Jane Fonda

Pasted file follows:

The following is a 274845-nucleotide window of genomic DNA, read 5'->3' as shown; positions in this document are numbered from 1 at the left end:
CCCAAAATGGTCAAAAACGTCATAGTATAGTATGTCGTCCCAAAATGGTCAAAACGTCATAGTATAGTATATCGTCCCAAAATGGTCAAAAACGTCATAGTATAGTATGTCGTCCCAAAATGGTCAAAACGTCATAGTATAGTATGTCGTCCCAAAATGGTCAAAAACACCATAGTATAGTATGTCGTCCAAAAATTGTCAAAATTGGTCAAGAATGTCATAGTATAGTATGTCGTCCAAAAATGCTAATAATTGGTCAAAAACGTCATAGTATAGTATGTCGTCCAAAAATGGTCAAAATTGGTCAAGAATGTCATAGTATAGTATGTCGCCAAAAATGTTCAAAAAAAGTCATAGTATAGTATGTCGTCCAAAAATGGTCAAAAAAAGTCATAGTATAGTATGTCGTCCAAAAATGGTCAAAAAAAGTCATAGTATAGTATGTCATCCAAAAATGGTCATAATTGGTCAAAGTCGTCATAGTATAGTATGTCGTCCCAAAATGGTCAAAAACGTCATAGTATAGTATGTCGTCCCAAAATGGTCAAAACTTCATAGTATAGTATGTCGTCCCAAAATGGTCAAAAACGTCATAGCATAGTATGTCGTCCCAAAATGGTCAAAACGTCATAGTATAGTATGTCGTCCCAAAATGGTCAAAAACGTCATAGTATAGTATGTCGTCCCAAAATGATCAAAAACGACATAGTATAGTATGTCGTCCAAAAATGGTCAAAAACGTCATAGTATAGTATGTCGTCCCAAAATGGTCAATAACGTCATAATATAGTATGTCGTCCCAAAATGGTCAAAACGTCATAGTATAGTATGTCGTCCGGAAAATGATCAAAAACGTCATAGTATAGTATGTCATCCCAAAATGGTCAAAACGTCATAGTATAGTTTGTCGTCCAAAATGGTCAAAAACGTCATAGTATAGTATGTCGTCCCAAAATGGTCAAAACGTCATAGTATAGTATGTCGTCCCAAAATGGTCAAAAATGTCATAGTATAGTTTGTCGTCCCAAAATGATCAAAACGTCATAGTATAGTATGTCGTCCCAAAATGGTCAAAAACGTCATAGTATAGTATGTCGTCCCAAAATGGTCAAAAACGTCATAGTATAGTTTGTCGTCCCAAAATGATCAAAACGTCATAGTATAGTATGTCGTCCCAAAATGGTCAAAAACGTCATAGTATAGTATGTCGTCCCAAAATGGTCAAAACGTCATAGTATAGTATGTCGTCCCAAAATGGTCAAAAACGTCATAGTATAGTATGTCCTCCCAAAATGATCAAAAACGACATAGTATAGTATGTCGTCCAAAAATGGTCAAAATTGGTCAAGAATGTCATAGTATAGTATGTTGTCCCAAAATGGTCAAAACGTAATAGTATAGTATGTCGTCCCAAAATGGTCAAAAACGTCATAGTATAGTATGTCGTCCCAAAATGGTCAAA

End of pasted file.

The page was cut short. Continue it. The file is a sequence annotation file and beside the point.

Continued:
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There's certain things that all they grow in the presence of Higher Flyer Cleans out the deadwood the unnecessary. I'm just suddenly I'm thinking of John Lewis. Good troubled. Fire. There's a good fire people are feeling very. Awoke, and ready and motivated to do something. I have never in my eighty two years seen or felt anything like this. Jane Fonda has in her own estimation lived an extraordinary life. She was born in New York City in one thousand, nine, thirty, seven start in any fifty films since making her debut in nine, hundred sixty. From the science fiction cult classic. Barbarella to the committee nine to five funders roles of span the gamut of film acting earning her rafts of awards in the process including two Academy Awards for Best Actress. She is however is well known for her activism. She is for performances in film and on television. From opposing the Vietnam War to hosting fundraisers in Hollywood for Black Panther Civil Rights movement from delivering part of her acceptance speech at the nineteen seventy-nine American sign language to highlight the experience of people who are deaf to launch her famous series of home workout videos in the early nineteen eighty s in order to finance the campaign for economic democracy the body she cofounded did to and economic injustice in the US the ways in which he has campaigned diverse. I'm just various as the causes she's become a champion for. And Lost October, she began what she describes as the final chapter of her activism, which began just before her eighty second birthday. Fire Drill Fridays began as a series of climate rallies and protests in Washington DC in which she and some of fellow demonstrators arrested week after week. A consequential presidential election Jane Fonda says that her work in activism is far from done. I spoke to Jane Fonda from her home in Los Angeles for the big. Interview. Janai wants to begin in May after the killing of George Floyd in Minneapolis the protests demonstrations that. And filled in. So many U. S. cities following that incident. What did you? What was your reaction to them having been at the heart and at the helm of so many protests movements covering such a huge array of issues. Is such span of your life? How did you feel when when people took to the streets following George Freud staff demonstrations, the protests, the uprisings after the protests were thrilling to me. Thrilling, in their breadth and depth and diversity I, mean there's a small town just south of where I'm living. It's all white middle class and they were out carrying black lives matter signs. There's been about this moment that got people out into the streets, not just that they'd been shut off for so long but the pandemic has pulled the band aid off. The, profound systemic injustice and inequality in this country. I don't think people really realized many people. Didn't realize. How Close to the edge, most Americans lives dust, literally paycheck to paycheck and how these are the people that we rely on to keep life going the deliverymen, the postal service of nurses the. The Home Care Workers Etcetera and. There's been a new appreciation I think of the need to address inequality and the need to create good jobs where people in the United States the fact that so many people live in constant anxiety that they won't be able to feed their family. It's inexcusable in country and things have gotten worse as Neo Liberalism has. been at work here in the United. States. So there's that and then. You know when we started for Admiral Fridays in DC we didn't know whether there was going to be traction. I kind of the young people have the sunrise movement in the Fridays for future and extinction rebellion and zero hour, and we need something for all folks. You know it took about three or four took almost a month before we realized holy cow, we tapped into something really important started coming from all over the country they wanted to be told what they can do. They wanted to be told you're something you can do. It's not so difficult. And then to take that next step and put their bodies on the line engage in civil disobedience and risk arrest and it had. Profound. Trench formative effects on people and it seems that had a transformative effect on you to not fair to say, yeah you know in this day and age in your country like in line it's not so easy to have the experience or find a way to put your whole self in alignment with your deepest values, which is what civil disobedience does. It's like stepping into yourself it's very empowering. Now obviously helps to be white and famous. You know the police were told to behave well, five been black would have been quite different, but it was. For historic reasons, most of the people who got arrested were white. There was maybe two handful of many that were ten African. American. People in the course of four months and I understand why? Our. Goal was to reach people who understand that there's a climate crisis understand that it's human created. And just wondering to what to do, and that's what happened and most of them what we asked often we did have any of you ever done this before most hands went up they'd never this is something they've never done. That was really rewarding. You have chronicle all Jane in your new book what can I do my path from climate dispatch to action I thought Jane. At the very beginning of the book you describe the moment when a police officer during the first fire drill Friday's gathering Finally, put your hands behind your back and ties together with some white plastic handcuffs. Could you recall that moment for us and the sensation you had about how the the motivation used had for filed journal Fridays was now translating in a very physical way. Well I have been handcuffed before and put in jail before, but they were metal. And I was younger. Now I'm almost eighty three and they were white and they were painful and they put my arms behind my back and I have shoulder issues. So you know it was hard but I knew why I was there. I knew what I wanted to accomplish I knew there would be a lot of press coverage and my goal was to you know people, we're GonNa Save One god, she's eighty two, and if she can do that, I can do that kind of thing. And And I just I felt so empowered. You know not so empowered when we got to the police wagon and I couldn't get into it because there was nothing to hold onto my hands were behind my back. And was high up and so the officer had to take my fanny and push me into the police question. Was a little unceremonious. On this moment, like the one that you're drawing attention to through fire drill Fridays Jane, the idea of of losing and putting all ceremony to one side is perhaps the least you can do is it fair to summarize it in that way? I wanted to turn eighty three. No, I honored to turn eighty two in jail and I missed it by day wouldn't put me in jail again they did it once and they arrested me four more times and then I got arrested again and I was told if I did I'd be put in jail but they didn't do it because I knew that it we get a lot of attention and the reason the attention is important as I don't need attention for me personally but that it makes people realize the urgency of climate crisis. So little time ten years to cut our fossil fuel emissions in house just an awesome unprecedented